The single most significant step we can take in the UK to reduce carbon emission is to make Britain truly energy efficient. With the right policies at national and local levels, we can deploy existing solutions on a scale large enough to bring about real changes.
Perhaps the only problem is deciding where to start. From badly insulated buildings to poorly designed appliances and gas guzzling vehicles, the UK needlessly throws away almost a third of the energy it uses. This is costing us all dearly – damaging the climate and hitting our pockets.
Implementing energy efficiency measures across the whole country – in energy generation and transmission and consumption, in industry and transport – would cut carbon emissions, create thousands of jobs and save more money than it costs. It’s a no brainer.
We’re working to bring about the government action and industry cooperation need to make these changes.
An efficient electricity system
Our existing energy system is criminally wasteful. Only about a third of the fuel we burn actually gets used – the rest is wasted. That’s because we generate electricity using a centralised system with a relatively small number of large plants sited far away from where the power is actually needed.
So potentially useful heat (a by-product of electricity generation) is thrown away through large cooling towers. And we end up having to burn even more fossil-fuels to heat our homes and workplaces.
There has to be a better way – and there is. It’s called combined heat and power (CHP), and it could cut the amount of energy we burn in half. Visit our virtual town, Efficiencity, to see it in action.
Using electricity more efficiently is vital because, for the moment, at least a third of our supply comes from dirty coal power stations, pumping out thousand of tonnes of CO2 and other pollutants.
Efficiency means that less energy does more work.
We can – and should – all do our bit to reduce our energy consumption, but government regulation to introduce minimum efficiency standards for appliances would outlaw inefficient appliances at a stroke, slashing the UK’s carbon emissions. It’s like the difference between changing people’s light bulbs one house at a time and changing the whole lot at once.
In Japan companies are forced to bring out new products that are more efficient than the older models. We already have efficiency ratings from A to F. Why do we allow anything less than A ratings onto the market?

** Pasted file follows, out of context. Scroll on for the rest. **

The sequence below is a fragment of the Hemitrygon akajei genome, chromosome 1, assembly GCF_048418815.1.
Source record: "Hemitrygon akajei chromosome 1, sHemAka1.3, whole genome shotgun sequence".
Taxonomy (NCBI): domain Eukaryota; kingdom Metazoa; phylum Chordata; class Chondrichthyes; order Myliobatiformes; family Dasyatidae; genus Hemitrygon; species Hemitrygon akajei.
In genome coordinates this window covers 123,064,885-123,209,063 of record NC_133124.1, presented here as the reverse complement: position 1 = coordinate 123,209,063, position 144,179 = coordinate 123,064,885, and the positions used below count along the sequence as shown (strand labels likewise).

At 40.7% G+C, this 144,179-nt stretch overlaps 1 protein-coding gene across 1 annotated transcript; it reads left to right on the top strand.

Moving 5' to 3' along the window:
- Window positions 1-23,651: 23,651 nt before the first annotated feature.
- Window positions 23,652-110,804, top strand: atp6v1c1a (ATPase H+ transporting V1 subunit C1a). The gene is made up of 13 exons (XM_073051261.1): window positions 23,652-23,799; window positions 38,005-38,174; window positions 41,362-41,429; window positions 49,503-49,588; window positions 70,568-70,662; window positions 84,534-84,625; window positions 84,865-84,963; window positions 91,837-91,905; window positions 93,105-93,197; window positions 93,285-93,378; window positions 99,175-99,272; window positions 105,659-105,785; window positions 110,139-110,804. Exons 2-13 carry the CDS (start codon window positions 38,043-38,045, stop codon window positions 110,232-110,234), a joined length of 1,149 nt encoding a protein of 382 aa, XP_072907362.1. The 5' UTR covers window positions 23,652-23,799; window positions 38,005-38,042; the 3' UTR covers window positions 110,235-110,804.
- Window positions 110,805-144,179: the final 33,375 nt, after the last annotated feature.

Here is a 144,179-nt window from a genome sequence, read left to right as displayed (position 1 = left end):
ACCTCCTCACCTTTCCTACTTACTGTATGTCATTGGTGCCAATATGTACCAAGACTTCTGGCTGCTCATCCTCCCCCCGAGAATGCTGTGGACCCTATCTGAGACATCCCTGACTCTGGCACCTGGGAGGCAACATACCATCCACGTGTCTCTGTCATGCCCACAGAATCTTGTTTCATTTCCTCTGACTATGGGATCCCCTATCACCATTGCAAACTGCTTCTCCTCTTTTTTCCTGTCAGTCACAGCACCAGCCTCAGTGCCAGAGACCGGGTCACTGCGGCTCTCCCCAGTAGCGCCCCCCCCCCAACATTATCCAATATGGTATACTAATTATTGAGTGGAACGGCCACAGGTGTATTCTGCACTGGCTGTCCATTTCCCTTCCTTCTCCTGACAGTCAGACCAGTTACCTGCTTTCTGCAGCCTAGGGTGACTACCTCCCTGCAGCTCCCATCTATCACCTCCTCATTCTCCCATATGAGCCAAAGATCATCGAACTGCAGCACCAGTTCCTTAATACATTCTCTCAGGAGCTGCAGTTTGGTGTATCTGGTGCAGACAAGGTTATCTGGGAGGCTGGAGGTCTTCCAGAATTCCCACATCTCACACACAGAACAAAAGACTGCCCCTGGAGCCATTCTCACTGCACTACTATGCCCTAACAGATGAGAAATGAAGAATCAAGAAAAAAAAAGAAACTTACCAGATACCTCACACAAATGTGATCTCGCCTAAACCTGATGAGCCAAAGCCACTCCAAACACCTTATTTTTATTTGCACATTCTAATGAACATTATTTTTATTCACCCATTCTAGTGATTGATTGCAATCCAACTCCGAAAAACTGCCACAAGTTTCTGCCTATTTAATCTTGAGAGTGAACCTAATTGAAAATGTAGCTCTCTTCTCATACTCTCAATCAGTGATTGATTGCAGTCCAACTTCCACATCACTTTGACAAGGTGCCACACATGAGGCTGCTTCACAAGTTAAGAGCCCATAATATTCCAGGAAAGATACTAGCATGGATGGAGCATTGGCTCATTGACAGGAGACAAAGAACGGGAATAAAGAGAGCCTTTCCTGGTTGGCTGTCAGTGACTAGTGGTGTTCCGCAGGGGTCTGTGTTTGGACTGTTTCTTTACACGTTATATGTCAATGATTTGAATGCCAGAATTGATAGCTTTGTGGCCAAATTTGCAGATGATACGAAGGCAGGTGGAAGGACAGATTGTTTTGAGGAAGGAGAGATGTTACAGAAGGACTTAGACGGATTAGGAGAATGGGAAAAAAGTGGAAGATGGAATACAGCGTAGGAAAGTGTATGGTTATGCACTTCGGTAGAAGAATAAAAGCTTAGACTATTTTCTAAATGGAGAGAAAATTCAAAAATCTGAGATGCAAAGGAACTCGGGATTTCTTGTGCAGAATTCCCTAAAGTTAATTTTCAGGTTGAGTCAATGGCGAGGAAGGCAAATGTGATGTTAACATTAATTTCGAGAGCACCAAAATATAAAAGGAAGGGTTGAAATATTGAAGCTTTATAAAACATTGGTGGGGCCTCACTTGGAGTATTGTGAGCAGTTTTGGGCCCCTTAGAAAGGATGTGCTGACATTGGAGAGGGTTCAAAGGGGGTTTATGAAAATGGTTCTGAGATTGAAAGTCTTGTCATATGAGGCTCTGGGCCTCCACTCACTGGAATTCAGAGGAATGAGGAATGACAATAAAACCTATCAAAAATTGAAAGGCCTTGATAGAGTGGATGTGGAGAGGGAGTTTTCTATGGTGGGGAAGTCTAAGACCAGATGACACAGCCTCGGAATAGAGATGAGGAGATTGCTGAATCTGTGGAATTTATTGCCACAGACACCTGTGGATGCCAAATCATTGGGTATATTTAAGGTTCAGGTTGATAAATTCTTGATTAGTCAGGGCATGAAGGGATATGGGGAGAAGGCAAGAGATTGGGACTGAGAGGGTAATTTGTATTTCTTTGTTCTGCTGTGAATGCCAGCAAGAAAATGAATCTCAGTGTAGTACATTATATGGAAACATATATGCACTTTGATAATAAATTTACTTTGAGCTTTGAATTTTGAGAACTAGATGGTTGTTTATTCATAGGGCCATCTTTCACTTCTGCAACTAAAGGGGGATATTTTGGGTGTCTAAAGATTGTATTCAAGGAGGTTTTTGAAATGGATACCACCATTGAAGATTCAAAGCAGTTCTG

Consumers already have a right to expect that the products they buy meet certain minimum safety standards. Now we need similar standards for energy efficiency – these are too often neglected by governments, or are far too weak as a result of lobbying by vested interests.
On the home front, according to the government’s own research, we could cut down the amount of energy we use by at least a third – with no detrimental effects to our lifestyles.
Eighty-three per cent of domestic energy is used for heat. Yet, according to the government’s Energy Saving Trust, the vast majority of our homes are inadequately insulated. As much as a third of heat lost from homes escapes through the walls and another quarter is wasted through the lack of loft insulation.
Properly insulating buildings can often be cheaply and easily remedied – and has an enormous impact. The government needs to invest now to get this work done, thereby creating thousands of desperately needed new jobs and cutting carbon emissions at exactly the right time.
For new buildings, the UK’s insulation standards still fall well behind best practice in other parts of Europe. Pioneering new developments aiming to deliver zero emission homes at close to the cost of a standard, inefficient development should become the benchmarks for all new buildings.
An efficient transport system
Transport is responsible for 22 per cent of the UK’s carbon emissions, and Britain’s vehicles are pumping out more greenhouse gases than ever before. We’re campaigning for a zero-emissions transport system – one based on electric vehicles powered by clean energy.
But this is not going to happen overnight. Until it does, we urgently need strong and binding targets – set by the EU – that will force manufacturers to produce much more efficient vehicles.
The EU has committed to reduce CO2 emissions to minimum efficiency standards of 95g per km for a family car by 2020, but is coming under pressure from manufactures to relax this target. We’re campaigning to make sure it does not slip.
The government also needs to tax gas-guzzling vehicles more highly and, above all, to invest in a more widely accessible, affordable and energy efficient public transport system.